Pre-workout shakes and supplements set you up for an effective and successful workout, and some might argue that they’re just as essential to your gym bag as your post-workout protein shake.
Whether you’re no stranger to supplements or you’ve only just signed up to a gym, this guide to pre-workout might be just what you need to take your training to the next level.
What is Pre-Workout?
Pre-workouts provide energy to push you further,1,2 along with nutrients to help to protect your muscles as you’re using them.3
Scientific research has shown that pre-workout formulas improve athletic performance. When taking them, many people find that they’re more focused and alert, and experience less fatigue as they challenge themselves.2,4,5
When To Take Pre-Workout?
You should take pre-workout around 30 minutes before you’re going to begin exercising,2 as this gives your body a chance to take in the nutrients and put them to use effectively. If taken too early, the effects might have already worn off by the time you begin your workout.
Pre-workout is most effective on an empty stomach. This makes them ideal for a morning workout, but if you’re exercising later in the day you can just time your meals for a couple of hours before you’re due at the gym.
Does More Pre-Workout Equal a Better Workout?
The right amount of pre-workout equals a better workout. You should never take more than the recommended dose as each blend has been researched to be most effective when instructions are followed correctly.
Are all Pre-Workouts the Same?
No, we’ve got a whole range of pre-workout shakes and supplements designed to have different effects, or work slightly differently. You should find the best one for your individual fitness goals and lifestyle. Whether you’re looking to build mass and you’re looking for a high-calorie shake that fuels your weight session, or you’re cutting weight and want a low-calorie fuel for your next cardio workout, you should find the appropriate pre-workout for you.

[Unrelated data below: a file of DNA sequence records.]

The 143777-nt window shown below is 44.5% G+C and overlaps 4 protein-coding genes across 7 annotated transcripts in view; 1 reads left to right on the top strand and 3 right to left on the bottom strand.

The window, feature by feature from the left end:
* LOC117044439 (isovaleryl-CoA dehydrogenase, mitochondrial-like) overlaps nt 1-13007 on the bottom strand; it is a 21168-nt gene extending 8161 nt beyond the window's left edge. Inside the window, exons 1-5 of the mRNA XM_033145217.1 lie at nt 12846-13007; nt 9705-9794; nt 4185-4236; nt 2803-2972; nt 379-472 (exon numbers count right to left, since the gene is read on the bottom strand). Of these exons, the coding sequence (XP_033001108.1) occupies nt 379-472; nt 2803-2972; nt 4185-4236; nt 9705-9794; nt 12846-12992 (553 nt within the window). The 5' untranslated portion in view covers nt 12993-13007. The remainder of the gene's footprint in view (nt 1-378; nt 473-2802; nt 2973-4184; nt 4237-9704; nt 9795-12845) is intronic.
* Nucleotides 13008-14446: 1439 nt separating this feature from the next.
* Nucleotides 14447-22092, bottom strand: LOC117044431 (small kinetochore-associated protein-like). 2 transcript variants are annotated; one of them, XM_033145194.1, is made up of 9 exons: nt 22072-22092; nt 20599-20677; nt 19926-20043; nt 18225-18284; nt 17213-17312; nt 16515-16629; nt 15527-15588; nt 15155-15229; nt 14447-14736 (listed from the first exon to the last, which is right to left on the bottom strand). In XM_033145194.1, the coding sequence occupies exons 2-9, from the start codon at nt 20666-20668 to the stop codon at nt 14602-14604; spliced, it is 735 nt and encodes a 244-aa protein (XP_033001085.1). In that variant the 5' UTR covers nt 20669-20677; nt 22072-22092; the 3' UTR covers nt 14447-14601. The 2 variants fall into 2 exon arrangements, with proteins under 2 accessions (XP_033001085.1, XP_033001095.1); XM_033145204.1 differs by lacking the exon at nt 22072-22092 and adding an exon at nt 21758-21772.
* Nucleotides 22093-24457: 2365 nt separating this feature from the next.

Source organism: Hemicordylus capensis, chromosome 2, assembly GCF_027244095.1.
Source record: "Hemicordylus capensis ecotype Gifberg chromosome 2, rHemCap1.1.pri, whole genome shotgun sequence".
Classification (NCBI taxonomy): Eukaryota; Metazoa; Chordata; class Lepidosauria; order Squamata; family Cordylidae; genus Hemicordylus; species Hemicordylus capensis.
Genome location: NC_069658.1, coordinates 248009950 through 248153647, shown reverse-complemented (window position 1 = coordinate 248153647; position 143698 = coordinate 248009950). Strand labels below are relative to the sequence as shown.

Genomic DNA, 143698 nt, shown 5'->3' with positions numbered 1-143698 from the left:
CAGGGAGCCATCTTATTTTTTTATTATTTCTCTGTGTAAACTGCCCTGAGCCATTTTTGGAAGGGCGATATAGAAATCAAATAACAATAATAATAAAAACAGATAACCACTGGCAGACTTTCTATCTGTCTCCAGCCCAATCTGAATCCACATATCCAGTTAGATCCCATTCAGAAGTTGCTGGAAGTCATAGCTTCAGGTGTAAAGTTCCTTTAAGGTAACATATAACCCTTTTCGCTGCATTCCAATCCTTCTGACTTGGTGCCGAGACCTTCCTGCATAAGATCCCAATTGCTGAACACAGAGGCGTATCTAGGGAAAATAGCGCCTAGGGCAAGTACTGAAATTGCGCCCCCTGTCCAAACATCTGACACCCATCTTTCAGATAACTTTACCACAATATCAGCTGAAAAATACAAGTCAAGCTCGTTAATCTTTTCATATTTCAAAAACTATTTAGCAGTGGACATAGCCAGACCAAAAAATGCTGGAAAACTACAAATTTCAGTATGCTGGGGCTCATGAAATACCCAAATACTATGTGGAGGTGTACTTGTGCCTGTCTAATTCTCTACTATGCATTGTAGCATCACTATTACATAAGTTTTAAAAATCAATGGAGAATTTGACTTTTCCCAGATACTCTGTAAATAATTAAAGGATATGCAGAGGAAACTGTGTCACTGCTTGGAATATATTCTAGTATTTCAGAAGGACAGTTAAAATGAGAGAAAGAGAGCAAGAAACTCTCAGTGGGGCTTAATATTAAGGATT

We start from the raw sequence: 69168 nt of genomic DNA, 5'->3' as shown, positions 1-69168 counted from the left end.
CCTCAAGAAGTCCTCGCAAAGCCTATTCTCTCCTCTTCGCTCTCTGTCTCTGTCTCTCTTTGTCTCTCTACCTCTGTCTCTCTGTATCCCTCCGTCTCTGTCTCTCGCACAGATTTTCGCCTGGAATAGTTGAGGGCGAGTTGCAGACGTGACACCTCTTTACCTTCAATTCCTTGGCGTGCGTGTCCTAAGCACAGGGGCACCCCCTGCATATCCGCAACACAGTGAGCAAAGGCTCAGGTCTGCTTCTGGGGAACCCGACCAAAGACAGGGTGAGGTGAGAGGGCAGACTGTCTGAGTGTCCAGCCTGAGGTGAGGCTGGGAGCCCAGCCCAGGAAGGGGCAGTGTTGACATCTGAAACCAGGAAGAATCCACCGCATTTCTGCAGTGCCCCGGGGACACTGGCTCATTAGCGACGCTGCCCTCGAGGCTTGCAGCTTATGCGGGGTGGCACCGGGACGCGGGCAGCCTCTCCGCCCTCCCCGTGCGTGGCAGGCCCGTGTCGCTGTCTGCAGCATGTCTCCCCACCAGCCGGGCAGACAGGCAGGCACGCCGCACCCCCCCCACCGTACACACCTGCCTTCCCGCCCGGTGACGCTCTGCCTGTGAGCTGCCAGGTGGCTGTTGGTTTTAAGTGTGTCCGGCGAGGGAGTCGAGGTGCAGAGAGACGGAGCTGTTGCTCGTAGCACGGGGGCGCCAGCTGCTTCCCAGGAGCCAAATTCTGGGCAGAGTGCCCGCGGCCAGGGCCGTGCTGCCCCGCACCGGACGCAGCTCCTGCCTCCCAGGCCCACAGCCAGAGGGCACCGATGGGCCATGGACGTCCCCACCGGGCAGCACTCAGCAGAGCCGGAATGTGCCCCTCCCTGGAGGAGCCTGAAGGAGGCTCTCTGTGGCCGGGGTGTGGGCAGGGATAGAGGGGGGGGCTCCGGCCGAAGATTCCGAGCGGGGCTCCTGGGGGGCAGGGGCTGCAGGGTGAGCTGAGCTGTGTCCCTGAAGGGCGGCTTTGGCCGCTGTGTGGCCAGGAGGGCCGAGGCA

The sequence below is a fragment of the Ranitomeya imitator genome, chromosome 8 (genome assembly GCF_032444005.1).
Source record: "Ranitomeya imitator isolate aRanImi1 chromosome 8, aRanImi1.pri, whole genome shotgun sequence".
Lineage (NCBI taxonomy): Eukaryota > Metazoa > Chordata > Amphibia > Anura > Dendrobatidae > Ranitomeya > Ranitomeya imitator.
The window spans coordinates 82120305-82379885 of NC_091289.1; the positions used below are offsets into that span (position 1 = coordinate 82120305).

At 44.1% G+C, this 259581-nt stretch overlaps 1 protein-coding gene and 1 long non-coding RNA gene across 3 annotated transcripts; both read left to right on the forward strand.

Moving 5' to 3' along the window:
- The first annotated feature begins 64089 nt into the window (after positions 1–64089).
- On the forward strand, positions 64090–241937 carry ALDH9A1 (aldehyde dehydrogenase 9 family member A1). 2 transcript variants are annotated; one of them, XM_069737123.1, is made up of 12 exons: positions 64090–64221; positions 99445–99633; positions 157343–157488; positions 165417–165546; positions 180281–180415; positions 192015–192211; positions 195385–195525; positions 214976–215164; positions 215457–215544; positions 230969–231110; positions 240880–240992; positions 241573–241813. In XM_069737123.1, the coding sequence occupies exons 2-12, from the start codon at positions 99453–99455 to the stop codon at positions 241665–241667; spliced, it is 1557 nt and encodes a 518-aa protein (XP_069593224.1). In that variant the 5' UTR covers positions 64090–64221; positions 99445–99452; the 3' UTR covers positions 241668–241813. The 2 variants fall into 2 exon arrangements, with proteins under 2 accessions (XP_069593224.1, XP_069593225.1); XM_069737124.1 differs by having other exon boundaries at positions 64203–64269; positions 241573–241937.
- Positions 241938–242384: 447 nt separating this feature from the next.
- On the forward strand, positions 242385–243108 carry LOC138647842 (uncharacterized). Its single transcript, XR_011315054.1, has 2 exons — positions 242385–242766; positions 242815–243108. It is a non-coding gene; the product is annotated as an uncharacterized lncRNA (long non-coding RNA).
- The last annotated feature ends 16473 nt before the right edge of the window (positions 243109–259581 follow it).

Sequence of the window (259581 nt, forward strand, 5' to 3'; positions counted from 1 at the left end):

Not sure where to start? Here’s a quick guide to pre-workout supplements worth giving a go:
Should I Take Pre-Workout Instead of a Protein Shake?
Firstly, consider what is pre-workout for? Before training, pre-workout shakes or supplements are specifically designed to fuel your body so that you can get the most from your training. However, this isn’t as a replacement of your protein shake after you’ve worked out, as this aids your recovery and muscle building. Combine the two either side of your workout to achieve the best results.
Take Home Message
Pre-workout supplements should be high on your priority list to get the most from your training and see superior results. With a powerful mix of scientifically proven ingredients, pre-workout sees you push further and break barriers – the ideal formula to get you firing on all cylinders.
Our articles should be used for informational and educational purposes only and are not intended to be taken as medical advice. If you’re concerned, consult a health professional before taking dietary supplements or introducing any major changes to your diet.
- Del Coso J, et al. Dose response effects of a caffeine-containing energy drink on muscle performance: a repeated measures design. J Int Soc Sports Nutr. (2012)
- Conway KJ, Orr R, Stannard SR. Effect of a divided caffeine dose on endurance cycling performance, postexercise urinary caffeine concentration, and plasma paraxanthine. J Appl Physiol. (2003)
- Sureda A, et al. L-citrulline-malate influence over branched chain amino acid utilization during exercise. Eur J Appl Physiol. (2010)
- Sweeney KM, et al. The effect of beta-alanine supplementation on power performance during repeated sprint activity. J Strength Cond Res. (2010)
- Sale C, et al. Effect of β-alanine plus sodium bicarbonate on high-intensity cycling capacity. Med Sci Sports Exerc. (2011)
- Bailey, Stephen J., Paul G. Winyard, Anni Vanhatalo, Jamie R. Blackwell, Fred J. DiMenna, Daryl P. Wilkerson, and Andrew M. Jones. Acute L-arginine supplementation reduces the O2 cost of moderate-intensity exercise and enhances high-intensity exercise tolerance. Journal of Applied Physiology, 109, no. 5 (2010): 1394-1403.